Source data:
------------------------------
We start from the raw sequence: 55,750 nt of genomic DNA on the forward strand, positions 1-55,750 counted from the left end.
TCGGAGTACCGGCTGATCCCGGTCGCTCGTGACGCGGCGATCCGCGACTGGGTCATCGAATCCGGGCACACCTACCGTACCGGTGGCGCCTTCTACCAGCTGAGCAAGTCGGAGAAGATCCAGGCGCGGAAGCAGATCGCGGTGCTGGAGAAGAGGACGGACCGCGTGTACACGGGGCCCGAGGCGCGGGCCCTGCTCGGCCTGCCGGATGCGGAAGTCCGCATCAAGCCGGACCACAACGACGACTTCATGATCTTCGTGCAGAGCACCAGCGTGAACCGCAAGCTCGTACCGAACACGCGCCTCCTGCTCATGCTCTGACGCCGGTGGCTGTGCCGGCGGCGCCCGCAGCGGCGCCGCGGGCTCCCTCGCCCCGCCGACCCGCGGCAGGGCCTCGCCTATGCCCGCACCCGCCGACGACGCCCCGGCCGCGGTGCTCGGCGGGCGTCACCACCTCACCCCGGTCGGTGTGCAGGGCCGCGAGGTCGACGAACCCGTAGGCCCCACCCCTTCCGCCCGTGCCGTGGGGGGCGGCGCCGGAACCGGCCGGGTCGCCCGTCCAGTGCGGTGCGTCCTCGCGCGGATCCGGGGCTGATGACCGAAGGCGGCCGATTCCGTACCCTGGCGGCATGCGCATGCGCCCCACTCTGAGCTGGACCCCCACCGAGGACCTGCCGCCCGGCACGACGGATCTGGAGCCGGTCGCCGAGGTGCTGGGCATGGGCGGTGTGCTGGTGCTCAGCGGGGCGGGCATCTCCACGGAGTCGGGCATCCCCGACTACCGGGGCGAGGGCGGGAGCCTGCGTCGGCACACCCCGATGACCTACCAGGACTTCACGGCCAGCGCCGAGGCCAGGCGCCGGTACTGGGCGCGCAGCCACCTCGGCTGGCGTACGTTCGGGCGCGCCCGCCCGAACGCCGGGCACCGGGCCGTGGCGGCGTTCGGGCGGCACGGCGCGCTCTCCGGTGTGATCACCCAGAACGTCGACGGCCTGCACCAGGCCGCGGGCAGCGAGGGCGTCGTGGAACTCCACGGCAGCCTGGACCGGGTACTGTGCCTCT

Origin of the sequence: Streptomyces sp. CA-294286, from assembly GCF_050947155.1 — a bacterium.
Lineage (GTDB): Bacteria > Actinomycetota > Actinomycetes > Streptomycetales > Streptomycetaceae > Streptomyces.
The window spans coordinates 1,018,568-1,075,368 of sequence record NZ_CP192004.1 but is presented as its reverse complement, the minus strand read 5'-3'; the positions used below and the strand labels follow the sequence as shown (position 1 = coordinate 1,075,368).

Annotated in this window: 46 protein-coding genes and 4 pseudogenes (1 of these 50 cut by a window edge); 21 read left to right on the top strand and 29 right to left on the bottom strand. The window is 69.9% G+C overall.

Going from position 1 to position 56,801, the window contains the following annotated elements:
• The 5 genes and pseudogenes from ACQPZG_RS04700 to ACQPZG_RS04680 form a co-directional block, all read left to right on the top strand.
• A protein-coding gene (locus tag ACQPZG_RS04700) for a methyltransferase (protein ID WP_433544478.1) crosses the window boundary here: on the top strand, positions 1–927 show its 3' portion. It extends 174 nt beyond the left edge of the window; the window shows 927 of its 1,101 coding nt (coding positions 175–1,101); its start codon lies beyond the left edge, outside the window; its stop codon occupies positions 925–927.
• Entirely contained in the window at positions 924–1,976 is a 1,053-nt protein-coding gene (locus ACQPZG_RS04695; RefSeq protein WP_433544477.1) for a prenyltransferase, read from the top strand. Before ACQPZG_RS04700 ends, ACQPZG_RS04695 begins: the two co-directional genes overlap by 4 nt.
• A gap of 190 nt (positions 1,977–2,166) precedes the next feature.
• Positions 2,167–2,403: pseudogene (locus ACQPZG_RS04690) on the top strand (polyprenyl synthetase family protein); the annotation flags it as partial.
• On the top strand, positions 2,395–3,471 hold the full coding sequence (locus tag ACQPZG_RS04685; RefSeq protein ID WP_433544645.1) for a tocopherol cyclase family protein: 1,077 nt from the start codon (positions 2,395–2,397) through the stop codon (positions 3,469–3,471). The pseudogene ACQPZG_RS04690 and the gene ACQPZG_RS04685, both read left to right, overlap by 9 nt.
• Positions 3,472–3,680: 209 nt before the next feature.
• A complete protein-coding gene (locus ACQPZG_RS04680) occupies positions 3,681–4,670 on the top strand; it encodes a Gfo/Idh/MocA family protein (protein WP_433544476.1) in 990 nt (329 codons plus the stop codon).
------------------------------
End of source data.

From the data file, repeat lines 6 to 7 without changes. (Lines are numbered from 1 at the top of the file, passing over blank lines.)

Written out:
Annotated in this window: 46 protein-coding genes and 4 pseudogenes (1 of these 50 cut by a window edge); 21 read left to right on the top strand and 29 right to left on the bottom strand. The window is 69.9% G+C overall.

Going from position 1 to position 56,801, the window contains the following annotated elements: